Haslam’s move on economic development abandons past success

By State Sen. Lowe Finney

State Sen. Finney

State Sen. Lowe Finney

Gov. Bill Haslam’s announcement concerning the restructuring of the Department of Economic and Community Development came as a surprise to both of us, as well as to our constituents. The department is generally recognized as one of the best in the country, and Tennessee has repeatedly been named one of the top places in the nation for businesses, entrepreneurs and relocations. Now, Gov. Haslam indicates that his changes will make Tennessee the best place in the Southeast for jobs. We fear he is lowering the bar to claim success.

When Governor Phil Bredesen took office in 2003, one of the biggest criticisms of the previous administration was its inability to attract jobs from outside the state. So Gov. Bredesen focused on leveling the playing field for businesses to invest in Tennessee, no matter where they were from. As a result, the department brought in 200,000 jobs and more than $34 billion in economic investment. It is directly responsible for luring Volkswagen, Hemlock, Nissan, Wacker Chemie, Electrolux, Bridgestone and numerous other businesses to Tennessee. In a recession, Tennessee was creating jobs and attracting companies. As the national economy recovers, one would expect such efforts to reap even greater rewards.

But Gov. Haslam says that he can do better at growing jobs by cutting positions and focusing on in-state businesses, rather than attracting businesses from across the country to Tennessee. He has every right to do so, and we are cautiously optimistic that his plan will create jobs across the state. To be fair, however, we must note that Gov. Haslam is talking about focusing on the very companies that Gov. Bredesen attracted. Now, the governor is saying that if such opportunities present themselves in the future, he will not make it a priority to attract them to Tennessee. It’s the wrong message to send.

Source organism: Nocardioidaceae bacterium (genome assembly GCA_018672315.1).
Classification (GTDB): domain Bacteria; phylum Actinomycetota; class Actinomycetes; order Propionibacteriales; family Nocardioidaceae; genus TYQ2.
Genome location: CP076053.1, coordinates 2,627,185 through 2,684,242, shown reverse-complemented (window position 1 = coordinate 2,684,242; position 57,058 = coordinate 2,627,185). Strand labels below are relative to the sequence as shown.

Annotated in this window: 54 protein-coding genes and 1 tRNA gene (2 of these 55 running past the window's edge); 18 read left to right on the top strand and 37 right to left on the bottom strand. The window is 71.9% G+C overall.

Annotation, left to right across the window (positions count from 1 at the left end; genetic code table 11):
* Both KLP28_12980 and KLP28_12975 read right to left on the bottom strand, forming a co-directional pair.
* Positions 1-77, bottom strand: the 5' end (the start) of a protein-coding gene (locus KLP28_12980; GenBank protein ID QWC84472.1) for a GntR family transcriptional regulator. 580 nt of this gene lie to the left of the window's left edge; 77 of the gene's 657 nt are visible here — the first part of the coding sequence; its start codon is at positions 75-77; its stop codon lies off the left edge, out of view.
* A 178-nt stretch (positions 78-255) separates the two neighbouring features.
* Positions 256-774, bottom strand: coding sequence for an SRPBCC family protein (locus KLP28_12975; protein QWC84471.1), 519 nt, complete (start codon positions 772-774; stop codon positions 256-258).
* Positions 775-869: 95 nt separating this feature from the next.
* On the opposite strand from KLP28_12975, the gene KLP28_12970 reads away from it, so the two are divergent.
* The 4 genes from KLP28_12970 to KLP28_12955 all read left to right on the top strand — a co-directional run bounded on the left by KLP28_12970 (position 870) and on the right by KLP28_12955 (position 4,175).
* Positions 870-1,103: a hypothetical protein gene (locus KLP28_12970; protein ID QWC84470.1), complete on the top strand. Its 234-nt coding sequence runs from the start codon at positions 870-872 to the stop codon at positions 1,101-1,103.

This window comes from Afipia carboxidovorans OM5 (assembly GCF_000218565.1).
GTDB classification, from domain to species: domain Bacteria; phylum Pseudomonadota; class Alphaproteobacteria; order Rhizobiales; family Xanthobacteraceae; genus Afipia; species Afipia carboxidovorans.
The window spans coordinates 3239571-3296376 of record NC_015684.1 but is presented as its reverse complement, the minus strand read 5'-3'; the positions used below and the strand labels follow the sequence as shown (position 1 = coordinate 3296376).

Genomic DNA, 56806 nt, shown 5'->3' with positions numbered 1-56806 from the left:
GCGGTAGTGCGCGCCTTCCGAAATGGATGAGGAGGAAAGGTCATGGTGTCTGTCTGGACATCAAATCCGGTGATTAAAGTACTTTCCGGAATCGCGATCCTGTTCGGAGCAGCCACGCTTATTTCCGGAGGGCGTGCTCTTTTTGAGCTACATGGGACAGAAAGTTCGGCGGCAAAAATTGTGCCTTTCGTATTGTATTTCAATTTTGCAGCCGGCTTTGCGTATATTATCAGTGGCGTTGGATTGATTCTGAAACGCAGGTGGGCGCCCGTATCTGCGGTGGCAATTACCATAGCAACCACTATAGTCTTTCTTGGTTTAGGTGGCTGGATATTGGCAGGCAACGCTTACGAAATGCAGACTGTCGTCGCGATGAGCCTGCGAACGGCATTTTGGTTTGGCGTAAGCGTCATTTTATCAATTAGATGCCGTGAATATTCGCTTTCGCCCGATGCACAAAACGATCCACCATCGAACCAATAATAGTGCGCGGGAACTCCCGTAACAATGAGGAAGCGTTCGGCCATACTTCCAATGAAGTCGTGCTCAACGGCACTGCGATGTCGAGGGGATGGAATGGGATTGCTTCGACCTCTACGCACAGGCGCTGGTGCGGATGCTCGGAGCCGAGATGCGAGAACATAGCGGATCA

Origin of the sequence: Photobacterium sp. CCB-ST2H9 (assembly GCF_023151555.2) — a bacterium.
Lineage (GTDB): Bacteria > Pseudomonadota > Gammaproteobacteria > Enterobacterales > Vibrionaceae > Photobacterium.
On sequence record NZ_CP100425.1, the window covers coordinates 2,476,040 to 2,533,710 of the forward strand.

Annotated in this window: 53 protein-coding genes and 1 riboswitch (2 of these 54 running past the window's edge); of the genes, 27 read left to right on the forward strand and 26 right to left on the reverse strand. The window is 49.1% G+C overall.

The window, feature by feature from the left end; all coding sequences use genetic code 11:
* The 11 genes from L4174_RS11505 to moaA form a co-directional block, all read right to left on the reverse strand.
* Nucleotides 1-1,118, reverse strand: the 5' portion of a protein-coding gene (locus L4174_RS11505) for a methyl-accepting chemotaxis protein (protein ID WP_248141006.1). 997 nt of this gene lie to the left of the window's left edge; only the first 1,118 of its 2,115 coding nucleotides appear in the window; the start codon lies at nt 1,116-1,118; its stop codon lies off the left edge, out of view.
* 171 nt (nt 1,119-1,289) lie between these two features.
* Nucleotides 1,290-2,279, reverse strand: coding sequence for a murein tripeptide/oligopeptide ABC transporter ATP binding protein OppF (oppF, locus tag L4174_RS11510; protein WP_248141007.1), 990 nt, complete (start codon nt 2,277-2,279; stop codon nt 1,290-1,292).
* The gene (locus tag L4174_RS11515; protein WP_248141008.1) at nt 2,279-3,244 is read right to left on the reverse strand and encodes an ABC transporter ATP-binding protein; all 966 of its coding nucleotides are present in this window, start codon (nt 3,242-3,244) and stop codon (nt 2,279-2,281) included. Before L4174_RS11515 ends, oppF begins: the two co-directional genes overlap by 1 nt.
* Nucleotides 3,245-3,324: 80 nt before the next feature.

Our unemployment rate remains stagnant while the national rate declines. The administration just celebrated its first 100 days in office — yet if you lost your job on the day Gov. Haslam won his election, your unemployment benefits expired this week. There is no time for celebration. We should be doing everything we can to grow jobs in Tennessee, through a combination of working with established companies while continuing to convince new businesses to relocate here. Instead, the governor is cutting 71 positions, more than half of whom are community planners who typically assist communities in developing long-term economic plans. These services are invaluable in rural areas we serve, many of which have double-digit unemployment rates.

Gov. Haslam has not indicated how he will administer these services under his plan, and there has been no mention of whether cutting staff equates to cutting expenses. The governor has already given huge pay raises to many of his cabinet members, and he insists that it is the right thing to give these increases to them instead of veteran jobs-growth officials. We hope that he will at least save Tennessee taxpayers some money in the process.

When it comes down to it, the governor’s announcement is not a jobs plan. Instead, it amounts to chair shuffling in an attempt to refocus the state on job creation, while drawing attention away from bills that propose a state currency for Tennessee, attack teachers and disenfranchise voters. There is no doubt that such a move is needed during a legislative session that has been about anything but jobs. But never forget that when watching a magician perform, it’s not the hand he is waving so dramatically that is performing the trick. It is his other hand that is creating the illusion. In the case of the governor’s proposals, the hand he is not waving is in your pocket.




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